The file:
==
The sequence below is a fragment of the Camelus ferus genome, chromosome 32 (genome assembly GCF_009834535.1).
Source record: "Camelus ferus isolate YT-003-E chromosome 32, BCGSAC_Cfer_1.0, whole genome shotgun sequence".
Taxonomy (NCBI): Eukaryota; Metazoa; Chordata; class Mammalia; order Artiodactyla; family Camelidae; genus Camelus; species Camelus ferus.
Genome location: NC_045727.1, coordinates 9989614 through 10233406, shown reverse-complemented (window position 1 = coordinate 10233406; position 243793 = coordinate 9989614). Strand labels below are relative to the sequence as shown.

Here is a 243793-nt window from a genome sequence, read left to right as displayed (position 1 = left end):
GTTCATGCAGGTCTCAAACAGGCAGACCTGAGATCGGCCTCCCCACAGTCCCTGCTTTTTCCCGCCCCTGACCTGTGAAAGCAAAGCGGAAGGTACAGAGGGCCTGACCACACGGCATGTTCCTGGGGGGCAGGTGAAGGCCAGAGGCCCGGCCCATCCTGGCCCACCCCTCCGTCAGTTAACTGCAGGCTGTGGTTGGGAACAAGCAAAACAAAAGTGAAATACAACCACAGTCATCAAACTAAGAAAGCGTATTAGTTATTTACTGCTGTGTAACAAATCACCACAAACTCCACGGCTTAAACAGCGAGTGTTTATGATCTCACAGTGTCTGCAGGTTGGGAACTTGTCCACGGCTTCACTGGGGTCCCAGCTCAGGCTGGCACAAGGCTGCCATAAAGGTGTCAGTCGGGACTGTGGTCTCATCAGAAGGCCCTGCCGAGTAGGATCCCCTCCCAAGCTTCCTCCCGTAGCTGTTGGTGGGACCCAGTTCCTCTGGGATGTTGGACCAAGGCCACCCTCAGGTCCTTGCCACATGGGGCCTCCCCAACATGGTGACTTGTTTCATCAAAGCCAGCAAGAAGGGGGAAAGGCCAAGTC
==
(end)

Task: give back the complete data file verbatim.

The sequence below is a fragment of the Camelus ferus genome, chromosome 32 (genome assembly GCF_009834535.1).
Source record: "Camelus ferus isolate YT-003-E chromosome 32, BCGSAC_Cfer_1.0, whole genome shotgun sequence".
Taxonomy (NCBI): Eukaryota; Metazoa; Chordata; class Mammalia; order Artiodactyla; family Camelidae; genus Camelus; species Camelus ferus.
Genome location: NC_045727.1, coordinates 9989614 through 10233406, shown reverse-complemented (window position 1 = coordinate 10233406; position 243793 = coordinate 9989614). Strand labels below are relative to the sequence as shown.

Here is a 243793-nt window from a genome sequence, read left to right as displayed (position 1 = left end):
GTTCATGCAGGTCTCAAACAGGCAGACCTGAGATCGGCCTCCCCACAGTCCCTGCTTTTTCCCGCCCCTGACCTGTGAAAGCAAAGCGGAAGGTACAGAGGGCCTGACCACACGGCATGTTCCTGGGGGGCAGGTGAAGGCCAGAGGCCCGGCCCATCCTGGCCCACCCCTCCGTCAGTTAACTGCAGGCTGTGGTTGGGAACAAGCAAAACAAAAGTGAAATACAACCACAGTCATCAAACTAAGAAAGCGTATTAGTTATTTACTGCTGTGTAACAAATCACCACAAACTCCACGGCTTAAACAGCGAGTGTTTATGATCTCACAGTGTCTGCAGGTTGGGAACTTGTCCACGGCTTCACTGGGGTCCCAGCTCAGGCTGGCACAAGGCTGCCATAAAGGTGTCAGTCGGGACTGTGGTCTCATCAGAAGGCCCTGCCGAGTAGGATCCCCTCCCAAGCTTCCTCCCGTAGCTGTTGGTGGGACCCAGTTCCTCTGGGATGTTGGACCAAGGCCACCCTCAGGTCCTTGCCACATGGGGCCTCCCCAACATGGTGACTTGTTTCATCAAAGCCAGCAAGAAGGGGGAAAGGCCAAGTC